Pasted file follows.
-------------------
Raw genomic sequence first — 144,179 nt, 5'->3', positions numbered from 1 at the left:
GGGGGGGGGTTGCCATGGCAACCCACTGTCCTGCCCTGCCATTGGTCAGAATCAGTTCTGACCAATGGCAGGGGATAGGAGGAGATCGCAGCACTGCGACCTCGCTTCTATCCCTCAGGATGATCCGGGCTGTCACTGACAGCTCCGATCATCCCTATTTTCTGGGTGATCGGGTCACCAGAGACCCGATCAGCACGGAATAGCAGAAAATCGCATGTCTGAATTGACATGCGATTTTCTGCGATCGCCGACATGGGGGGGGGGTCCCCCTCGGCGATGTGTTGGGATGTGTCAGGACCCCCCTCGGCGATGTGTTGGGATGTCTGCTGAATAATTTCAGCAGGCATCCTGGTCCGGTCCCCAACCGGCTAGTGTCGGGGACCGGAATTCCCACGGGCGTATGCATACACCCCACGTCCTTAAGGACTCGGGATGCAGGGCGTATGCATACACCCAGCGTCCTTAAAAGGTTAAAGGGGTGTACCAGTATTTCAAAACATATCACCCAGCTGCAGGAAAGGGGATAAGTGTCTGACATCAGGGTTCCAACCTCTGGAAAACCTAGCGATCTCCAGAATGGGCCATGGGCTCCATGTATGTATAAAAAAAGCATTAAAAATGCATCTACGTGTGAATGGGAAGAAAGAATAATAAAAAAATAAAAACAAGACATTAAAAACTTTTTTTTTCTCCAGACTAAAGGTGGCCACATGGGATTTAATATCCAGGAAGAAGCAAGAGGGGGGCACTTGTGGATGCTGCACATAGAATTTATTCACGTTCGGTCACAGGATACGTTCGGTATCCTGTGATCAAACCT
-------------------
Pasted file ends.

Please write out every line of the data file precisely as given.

Raw genomic sequence first — 144,179 nt, 5'->3', positions numbered from 1 at the left:
GGGGGGGGGTTGCCATGGCAACCCACTGTCCTGCCCTGCCATTGGTCAGAATCAGTTCTGACCAATGGCAGGGGATAGGAGGAGATCGCAGCACTGCGACCTCGCTTCTATCCCTCAGGATGATCCGGGCTGTCACTGACAGCTCCGATCATCCCTATTTTCTGGGTGATCGGGTCACCAGAGACCCGATCAGCACGGAATAGCAGAAAATCGCATGTCTGAATTGACATGCGATTTTCTGCGATCGCCGACATGGGGGGGGGGTCCCCCTCGGCGATGTGTTGGGATGTGTCAGGACCCCCCTCGGCGATGTGTTGGGATGTCTGCTGAATAATTTCAGCAGGCATCCTGGTCCGGTCCCCAACCGGCTAGTGTCGGGGACCGGAATTCCCACGGGCGTATGCATACACCCCACGTCCTTAAGGACTCGGGATGCAGGGCGTATGCATACACCCAGCGTCCTTAAAAGGTTAAAGGGGTGTACCAGTATTTCAAAACATATCACCCAGCTGCAGGAAAGGGGATAAGTGTCTGACATCAGGGTTCCAACCTCTGGAAAACCTAGCGATCTCCAGAATGGGCCATGGGCTCCATGTATGTATAAAAAAAGCATTAAAAATGCATCTACGTGTGAATGGGAAGAAAGAATAATAAAAAAATAAAAACAAGACATTAAAAACTTTTTTTTTCTCCAGACTAAAGGTGGCCACATGGGATTTAATATCCAGGAAGAAGCAAGAGGGGGGCACTTGTGGATGCTGCACATAGAATTTATTCACGTTCGGTCACAGGATACGTTCGGTATCCTGTGATCAAACCT